As rugby nicknames go, there are few more iconic than that of Tendai ‘Beast’ Mtawarira. A layman could be forgiven for feeling confused every time he picks up the ball and the stadium seems to fill with boos – in fact, it is his devoted fans’ booming blasts of this peculiar name.
For a towering man of over six foot and 18 stone, it is an appropriate sobriquet. Remarkably, it has its roots in a time before Mtawarira so much as knew what a rugby ball looked like.
“It started when I was a young boy; a nine year old in primary school,” he reminisces. “My best friend gave me that nickname because I was a bit of a man-child and bit naughty as well!
“He’s always calling me up to ask me for royalties because he’s the one that came up with it,” he adds, chuckling.
It seems today like there could have been no other path than rugby for a nine year old nicknamed the Beast to go down, but the man who is now synonymous with South Africa’s fiercely powerful game never even touched a rugby ball until the age of 10. Born and bred in Harare, Zimbabwe, rugby was way down on the list of sports played at school.
“I actually started off playing soccer – that was my first love,” he says. “At primary school I was a goalie and my dream was to play for Manchester United – Peter Schmeichel was the goalie at the time and that was my dream.
“There was no rugby at my school, but when I was 10 years old they introduced it. I was a big man and they offered me a try-out – I went, fell in love with it and started playing for the first team. That’s where the rugby journey started.”
It was an inauspicious start in the sport, but the reach of scouting networks is far and wide and it was only a matter of time before someone powerful spotted him. He moved to a proper rugby high school before his big break came while playing for a representative team for his country of birth.
“I went to a really good rugby high school, and I just fell in love with the game more and more. There was a tournament in South Africa and I was playing for the Zimbabwe Under 18s, and the Sharks’ scouts were there. They invited me to come to the academy and offered me a bursary to study, and play rugby.”
The Beast spent a few seasons honing his skills in the academy sides at the Sharks, and it was as he was coming to the end of his tenure as a junior that then head coach Dick Muir had a radical, career-defining idea.
“He had this idea to turn me into a loosehead prop. He said if I learnt the technique as quickly as possible, he’d have a spot for me in the Sharks team, so that was motivation enough for me to change position and go for it, big time. Balie Swart was the scrummaging coach at the time, so he took me under his wing and taught me everything I know to this day.”
That, as it happens, is an awful lot. Mtawarira rapidly developed into one of the world’s foremost loosehead props, becoming perhaps best known on British shores for the way he unceremoniously chewed up and spat out the previously invincible Phil Vickery on the 2009 Lions tour.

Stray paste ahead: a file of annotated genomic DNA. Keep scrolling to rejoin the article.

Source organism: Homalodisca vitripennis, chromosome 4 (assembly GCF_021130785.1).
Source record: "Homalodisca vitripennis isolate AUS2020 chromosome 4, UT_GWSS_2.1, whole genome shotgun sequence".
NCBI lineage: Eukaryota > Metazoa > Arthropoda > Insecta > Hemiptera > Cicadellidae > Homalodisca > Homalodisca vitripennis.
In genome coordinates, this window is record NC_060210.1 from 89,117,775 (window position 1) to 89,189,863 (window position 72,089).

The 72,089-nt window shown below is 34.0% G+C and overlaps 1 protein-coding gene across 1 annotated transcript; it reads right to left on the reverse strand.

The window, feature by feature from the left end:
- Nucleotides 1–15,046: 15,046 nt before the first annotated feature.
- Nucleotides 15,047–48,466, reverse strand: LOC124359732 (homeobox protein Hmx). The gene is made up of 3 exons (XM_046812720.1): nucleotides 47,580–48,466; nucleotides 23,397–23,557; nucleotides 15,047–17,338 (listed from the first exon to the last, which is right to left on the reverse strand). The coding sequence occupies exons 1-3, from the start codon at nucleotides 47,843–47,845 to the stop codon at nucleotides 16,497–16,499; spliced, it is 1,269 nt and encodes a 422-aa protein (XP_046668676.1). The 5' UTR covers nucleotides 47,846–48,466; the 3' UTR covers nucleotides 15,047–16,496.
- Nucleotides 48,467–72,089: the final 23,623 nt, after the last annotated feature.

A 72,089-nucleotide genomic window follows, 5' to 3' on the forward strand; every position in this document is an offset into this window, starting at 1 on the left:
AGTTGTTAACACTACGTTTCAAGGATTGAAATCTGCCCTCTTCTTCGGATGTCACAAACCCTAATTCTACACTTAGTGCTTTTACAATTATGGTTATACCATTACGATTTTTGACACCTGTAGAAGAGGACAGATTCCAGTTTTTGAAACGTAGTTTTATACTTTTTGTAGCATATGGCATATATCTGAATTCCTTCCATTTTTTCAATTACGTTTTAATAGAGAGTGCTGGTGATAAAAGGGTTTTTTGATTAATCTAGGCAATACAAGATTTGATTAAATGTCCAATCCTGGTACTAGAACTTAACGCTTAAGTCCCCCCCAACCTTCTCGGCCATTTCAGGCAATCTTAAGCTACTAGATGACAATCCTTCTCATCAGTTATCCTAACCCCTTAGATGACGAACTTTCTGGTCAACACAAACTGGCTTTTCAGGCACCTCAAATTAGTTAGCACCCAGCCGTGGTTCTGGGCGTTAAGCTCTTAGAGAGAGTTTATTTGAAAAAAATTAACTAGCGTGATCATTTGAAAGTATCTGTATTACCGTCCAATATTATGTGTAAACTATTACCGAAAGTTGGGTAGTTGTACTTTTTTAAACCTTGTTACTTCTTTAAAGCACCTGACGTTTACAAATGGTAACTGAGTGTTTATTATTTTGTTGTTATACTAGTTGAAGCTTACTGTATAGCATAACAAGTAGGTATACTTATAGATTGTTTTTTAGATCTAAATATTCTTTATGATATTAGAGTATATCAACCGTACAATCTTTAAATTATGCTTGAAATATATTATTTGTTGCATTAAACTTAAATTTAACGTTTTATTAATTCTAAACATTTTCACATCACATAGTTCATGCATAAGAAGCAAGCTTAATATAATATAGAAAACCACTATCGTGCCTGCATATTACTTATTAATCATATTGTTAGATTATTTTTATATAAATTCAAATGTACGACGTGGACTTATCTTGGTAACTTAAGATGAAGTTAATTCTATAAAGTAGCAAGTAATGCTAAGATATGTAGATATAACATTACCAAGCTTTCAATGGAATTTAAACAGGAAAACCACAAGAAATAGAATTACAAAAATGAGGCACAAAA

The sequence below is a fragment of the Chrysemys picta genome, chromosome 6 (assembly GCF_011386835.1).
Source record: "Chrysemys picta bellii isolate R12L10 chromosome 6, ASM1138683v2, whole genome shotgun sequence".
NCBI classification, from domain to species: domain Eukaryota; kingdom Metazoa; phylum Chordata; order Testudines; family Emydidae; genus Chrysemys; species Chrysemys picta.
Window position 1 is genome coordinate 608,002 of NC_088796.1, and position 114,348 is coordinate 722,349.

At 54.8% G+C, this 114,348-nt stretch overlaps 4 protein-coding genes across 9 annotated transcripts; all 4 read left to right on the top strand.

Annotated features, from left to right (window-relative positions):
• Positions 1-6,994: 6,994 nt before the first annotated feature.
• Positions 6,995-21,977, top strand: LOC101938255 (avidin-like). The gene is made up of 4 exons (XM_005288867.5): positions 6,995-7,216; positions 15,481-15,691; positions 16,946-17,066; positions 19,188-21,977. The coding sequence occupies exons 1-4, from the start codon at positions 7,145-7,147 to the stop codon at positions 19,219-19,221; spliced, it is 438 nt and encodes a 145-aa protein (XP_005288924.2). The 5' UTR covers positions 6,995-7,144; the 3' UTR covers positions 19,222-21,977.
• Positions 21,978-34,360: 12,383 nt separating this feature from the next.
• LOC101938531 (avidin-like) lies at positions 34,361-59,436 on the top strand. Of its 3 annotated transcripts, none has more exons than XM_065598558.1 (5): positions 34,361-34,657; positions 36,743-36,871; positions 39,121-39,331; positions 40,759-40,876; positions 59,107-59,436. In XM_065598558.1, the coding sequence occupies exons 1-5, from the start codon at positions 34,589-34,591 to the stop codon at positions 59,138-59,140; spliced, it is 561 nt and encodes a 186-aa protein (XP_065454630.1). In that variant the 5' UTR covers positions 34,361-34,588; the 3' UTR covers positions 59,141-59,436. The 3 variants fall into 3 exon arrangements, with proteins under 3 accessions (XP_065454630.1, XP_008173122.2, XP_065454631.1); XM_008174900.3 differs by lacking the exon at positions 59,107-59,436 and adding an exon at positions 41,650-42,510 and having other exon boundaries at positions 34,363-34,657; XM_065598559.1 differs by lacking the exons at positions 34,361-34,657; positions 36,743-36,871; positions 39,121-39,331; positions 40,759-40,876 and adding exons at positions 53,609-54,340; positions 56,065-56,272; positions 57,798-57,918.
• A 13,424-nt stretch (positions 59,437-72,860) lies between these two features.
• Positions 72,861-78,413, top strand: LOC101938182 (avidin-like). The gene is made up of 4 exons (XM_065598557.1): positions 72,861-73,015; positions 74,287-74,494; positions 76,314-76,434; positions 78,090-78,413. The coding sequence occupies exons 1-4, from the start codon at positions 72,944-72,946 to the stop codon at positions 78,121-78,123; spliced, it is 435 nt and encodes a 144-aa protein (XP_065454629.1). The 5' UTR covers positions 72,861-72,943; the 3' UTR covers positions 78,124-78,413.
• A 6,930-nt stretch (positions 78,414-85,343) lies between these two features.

Video credit: ASICS Europe
Fast forward six years and he has amassed 64 caps as part of the most feared front row in world rugby. Alongside the du Plessis brothers, the Springboks have a trio that has struck fear into the heart of most comers for years. The Beast speaks fondly of his partners in scrummaging crime.
“I’ve been very fortunate to play with the du Plessis brothers for probably the last nine – or with Bismarck 10 – years as we played together in the under 21s. There’s a really close bond between us and we know each other really well.”
Those ten years have been quite a roller-coaster in the front row. Fears over safety and also the boredom of the crowd, forced to watch on as scrum after scrum ploughed straight into the dirt, have led to several changes of the rules at the set piece. Mtawarira is confident the current incarnation of the laws has struck the right balance between safety, and the need for the scrum to be a contest.
“It’s like the breakdown; always changing,” he shrugs. “I think the new laws have been great because they’re safe. For all the young guys that want to play in the front row, there were a lot of head and neck injuries before this, so they’ve definitely done a lot of good.
“It brings us confidence; it makes it difficult for teams that don’t want to scrummage to chase a quick hit and run away from the contest. Now there’s no hit, it means you really have to scrummage. It’s been good and it’s something at the Springboks, we really pride ourselves on.”
The Beast has been at the centre of that pride for over seven years. This autumn in England, he will be the cornerstone of the Springbok side as they attempt to muscle their way to a third Rugby World Cup trophy.
Beast by name, beast by nature – 20 years on from having that moniker bestowed upon him by his best friend, somehow it’s difficult to imagine him between the sticks at Old Trafford, isn’t it?
By Jamie Hosie
Follow Jamie on Twitter: @jhosie43
Tendai ‘Beast’ Mtawarira provided direct insight into the development of the new Springboks jersey at the innovative ASICS Institute of Sport Science, Kobe, Japan.